Film festival ‘drivel’

I came to the July 28 screening of “Between Two Worlds” (San Francisco Jewish Film Festival) hoping for honest and heartfelt dialogue from those who love Israel in our community, even those that may disagree with a specific policy.

I’m a “big tent” guy, and I am willing to discuss a variety of diverse opinions. I believe the SFJFF has potential to be a tremendous force for good and honest dialogue in our community. Sadly SFJFF let us down, once again, almost from the opening credits.

What I got from the film was a pile of defensive, self-serving, sanctimonious drivel showing the SFJFF is incapable of learning from their past mistakes and seemingly hell-bent on committing them again.

Steve Lipman, Foster City


In support of Glenn Beck

A recent article (“Glenn Beck: Offensive to Jews or an Israel champion?” July 29) reflected two sides of Beck’s approach to Israel. On the one hand, he declares that Israel is in a dire situation where the surrounding Arab states and the Palestinians are doing everything in their power to delegitimize the Jewish state, from warmongering to vicious anti-Semitic propaganda. Add to this swarm of enemies Iran and the picture becomes really ominous.

On the other hand, Beck deplores those who are ignoring the facts of Arab rejectionism, closing eyes on the pitiful results of Israel’s withdrawals and concessions, and pushing Israel into more “good-will” gestures. Currently, Beck is organizing a rally in Jerusalem, on Aug. 24, in support of Israel.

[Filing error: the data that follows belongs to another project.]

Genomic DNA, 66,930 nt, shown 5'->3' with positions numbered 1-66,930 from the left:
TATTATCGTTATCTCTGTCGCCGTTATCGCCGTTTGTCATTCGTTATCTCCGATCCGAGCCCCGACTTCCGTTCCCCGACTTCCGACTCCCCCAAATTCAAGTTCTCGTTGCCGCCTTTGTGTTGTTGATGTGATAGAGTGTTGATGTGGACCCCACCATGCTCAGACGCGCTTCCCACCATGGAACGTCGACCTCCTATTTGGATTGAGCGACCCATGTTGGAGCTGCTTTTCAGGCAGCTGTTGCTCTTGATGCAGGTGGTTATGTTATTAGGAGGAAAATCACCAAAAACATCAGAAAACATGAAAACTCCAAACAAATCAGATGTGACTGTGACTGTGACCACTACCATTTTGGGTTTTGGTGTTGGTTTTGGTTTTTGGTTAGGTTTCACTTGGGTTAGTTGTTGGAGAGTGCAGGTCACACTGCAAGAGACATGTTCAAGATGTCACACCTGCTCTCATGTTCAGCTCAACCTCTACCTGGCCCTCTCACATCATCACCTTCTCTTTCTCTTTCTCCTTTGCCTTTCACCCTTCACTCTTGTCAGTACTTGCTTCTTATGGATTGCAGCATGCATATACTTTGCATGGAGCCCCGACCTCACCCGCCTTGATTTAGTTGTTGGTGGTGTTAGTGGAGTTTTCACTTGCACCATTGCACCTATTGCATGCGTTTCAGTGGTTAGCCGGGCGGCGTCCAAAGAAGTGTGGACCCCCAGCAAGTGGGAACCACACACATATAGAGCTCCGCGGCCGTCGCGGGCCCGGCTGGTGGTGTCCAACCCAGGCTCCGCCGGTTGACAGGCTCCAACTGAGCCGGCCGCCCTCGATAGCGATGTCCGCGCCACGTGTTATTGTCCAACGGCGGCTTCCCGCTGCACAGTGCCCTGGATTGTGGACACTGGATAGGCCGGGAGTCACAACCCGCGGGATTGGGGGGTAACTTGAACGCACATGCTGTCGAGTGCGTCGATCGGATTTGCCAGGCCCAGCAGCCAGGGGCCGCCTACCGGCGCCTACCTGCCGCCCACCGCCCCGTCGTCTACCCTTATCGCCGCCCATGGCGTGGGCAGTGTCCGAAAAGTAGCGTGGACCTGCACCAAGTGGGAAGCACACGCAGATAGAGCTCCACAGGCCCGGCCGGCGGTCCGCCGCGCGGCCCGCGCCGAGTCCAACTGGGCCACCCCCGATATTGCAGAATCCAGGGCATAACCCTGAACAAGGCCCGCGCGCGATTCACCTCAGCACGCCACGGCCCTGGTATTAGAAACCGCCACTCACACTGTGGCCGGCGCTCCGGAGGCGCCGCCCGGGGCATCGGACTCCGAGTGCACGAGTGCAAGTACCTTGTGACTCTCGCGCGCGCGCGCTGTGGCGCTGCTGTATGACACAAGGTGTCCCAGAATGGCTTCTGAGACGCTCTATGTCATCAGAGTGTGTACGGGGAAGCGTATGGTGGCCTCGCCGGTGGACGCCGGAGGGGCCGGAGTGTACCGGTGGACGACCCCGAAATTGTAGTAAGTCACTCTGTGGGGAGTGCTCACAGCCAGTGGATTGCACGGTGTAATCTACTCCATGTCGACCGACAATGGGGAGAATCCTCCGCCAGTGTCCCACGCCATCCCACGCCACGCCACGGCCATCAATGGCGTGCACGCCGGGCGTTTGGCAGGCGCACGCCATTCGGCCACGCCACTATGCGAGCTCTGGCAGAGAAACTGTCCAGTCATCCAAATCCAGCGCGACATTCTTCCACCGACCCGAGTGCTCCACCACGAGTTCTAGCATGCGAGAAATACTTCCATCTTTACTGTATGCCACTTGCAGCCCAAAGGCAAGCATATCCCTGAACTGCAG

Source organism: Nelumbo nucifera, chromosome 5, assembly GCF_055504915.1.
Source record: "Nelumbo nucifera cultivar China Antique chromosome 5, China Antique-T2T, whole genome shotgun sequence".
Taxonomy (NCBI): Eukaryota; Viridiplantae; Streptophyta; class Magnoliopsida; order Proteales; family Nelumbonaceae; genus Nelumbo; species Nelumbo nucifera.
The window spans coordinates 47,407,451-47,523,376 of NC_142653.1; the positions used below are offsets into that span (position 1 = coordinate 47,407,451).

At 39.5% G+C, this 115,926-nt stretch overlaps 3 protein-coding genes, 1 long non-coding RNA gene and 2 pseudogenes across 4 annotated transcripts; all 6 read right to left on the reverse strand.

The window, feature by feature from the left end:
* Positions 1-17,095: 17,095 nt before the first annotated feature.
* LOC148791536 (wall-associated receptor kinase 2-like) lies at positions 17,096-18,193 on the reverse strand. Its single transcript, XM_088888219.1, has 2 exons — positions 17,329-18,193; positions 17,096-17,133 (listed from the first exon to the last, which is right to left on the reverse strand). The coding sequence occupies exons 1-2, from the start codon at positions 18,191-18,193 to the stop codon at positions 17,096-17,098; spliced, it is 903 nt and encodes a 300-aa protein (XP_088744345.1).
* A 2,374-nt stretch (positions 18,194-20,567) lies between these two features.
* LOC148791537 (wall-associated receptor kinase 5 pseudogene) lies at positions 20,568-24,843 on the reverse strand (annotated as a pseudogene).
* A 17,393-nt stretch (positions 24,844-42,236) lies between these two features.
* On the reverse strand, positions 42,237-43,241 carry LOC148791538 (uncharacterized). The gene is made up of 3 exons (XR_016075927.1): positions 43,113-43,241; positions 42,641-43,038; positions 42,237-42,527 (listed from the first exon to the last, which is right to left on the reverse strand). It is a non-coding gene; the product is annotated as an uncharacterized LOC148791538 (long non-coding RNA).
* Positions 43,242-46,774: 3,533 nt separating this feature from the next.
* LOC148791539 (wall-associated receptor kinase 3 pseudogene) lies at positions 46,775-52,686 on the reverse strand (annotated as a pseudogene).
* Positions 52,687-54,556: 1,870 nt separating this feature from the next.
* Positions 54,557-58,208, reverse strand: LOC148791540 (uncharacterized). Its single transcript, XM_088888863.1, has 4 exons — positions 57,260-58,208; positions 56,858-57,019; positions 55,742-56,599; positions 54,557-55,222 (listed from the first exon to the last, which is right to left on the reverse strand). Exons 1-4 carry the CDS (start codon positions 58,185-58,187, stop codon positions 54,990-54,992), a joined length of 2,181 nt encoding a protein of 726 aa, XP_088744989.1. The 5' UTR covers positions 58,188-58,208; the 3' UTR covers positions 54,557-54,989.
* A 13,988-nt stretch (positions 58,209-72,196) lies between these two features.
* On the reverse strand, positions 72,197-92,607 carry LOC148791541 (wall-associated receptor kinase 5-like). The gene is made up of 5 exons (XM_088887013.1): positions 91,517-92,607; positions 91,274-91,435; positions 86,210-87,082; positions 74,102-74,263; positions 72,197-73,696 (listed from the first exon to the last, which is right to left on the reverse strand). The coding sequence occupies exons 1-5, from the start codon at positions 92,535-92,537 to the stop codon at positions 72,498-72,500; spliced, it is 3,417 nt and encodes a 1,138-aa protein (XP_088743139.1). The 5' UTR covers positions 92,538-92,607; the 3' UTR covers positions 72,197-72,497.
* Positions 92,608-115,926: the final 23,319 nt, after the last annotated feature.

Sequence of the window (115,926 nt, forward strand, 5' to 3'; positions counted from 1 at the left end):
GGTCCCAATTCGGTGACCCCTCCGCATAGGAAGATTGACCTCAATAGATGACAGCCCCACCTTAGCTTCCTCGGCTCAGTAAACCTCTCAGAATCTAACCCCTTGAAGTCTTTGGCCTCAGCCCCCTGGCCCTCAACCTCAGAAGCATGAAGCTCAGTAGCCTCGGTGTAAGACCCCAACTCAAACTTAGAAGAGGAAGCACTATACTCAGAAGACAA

As stated in the article, Dana Milbank, Jewish columnist for the Washington Post, is trying to derail the rally because of Beck’s statements concerning non-Israel related issues. But a longtime unapologetic advocate of Israel, Sen. Joe Lieberman (I-Conn.) expressed his support for the rally. And in my neck of the woods Sen. Lieberman’s position turns Dana Milbank’s reasoning into total irrelevance.

Vladimir Kaplan, San Mateo

Right turn on J Street

I take Glenn Beck’s Zionism any time over the so-called Zionism of J Street.

Gershon Evan, San Francisco


Free lunch, but not healthy

I’m really pleased that you included a profile piece on the justice of healthy eating for people of low income (“The right to eat well: Access to healthy food options is Berkeley native’s dream,” June 17).

It is interesting to me that Oran Hesterman’s research showed that the barrier to healthier eating indeed was limited access to grocery stores. I wanted to point out another way people are limited from accessing healthier meals.

At my public high school, students from low-income families are able to enroll in the free or reduced lunchtime program and face the consequences. Although a free or reduced-cost lunch may appeal to students from low-income families who simply cannot afford lunch, many meals of the school lunches are not healthy.

One meal, called the “Chicken Super Burrito,” has 837 calories packed into it. Certain daily food guidelines suggest a teenager should eat around 1,800 calories per day; the calories in this lunch are nearly half that.

The high-calorie foods are not the only problem, either; cooking food in plastic that easily melts also presents an issue because plastic contaminates seep into the food, which students eat.

It certainly holds true that limited access to healthier food is the main barrier to low-income families, and it all starts in the schools.

Elianna Cohen, Mill Valley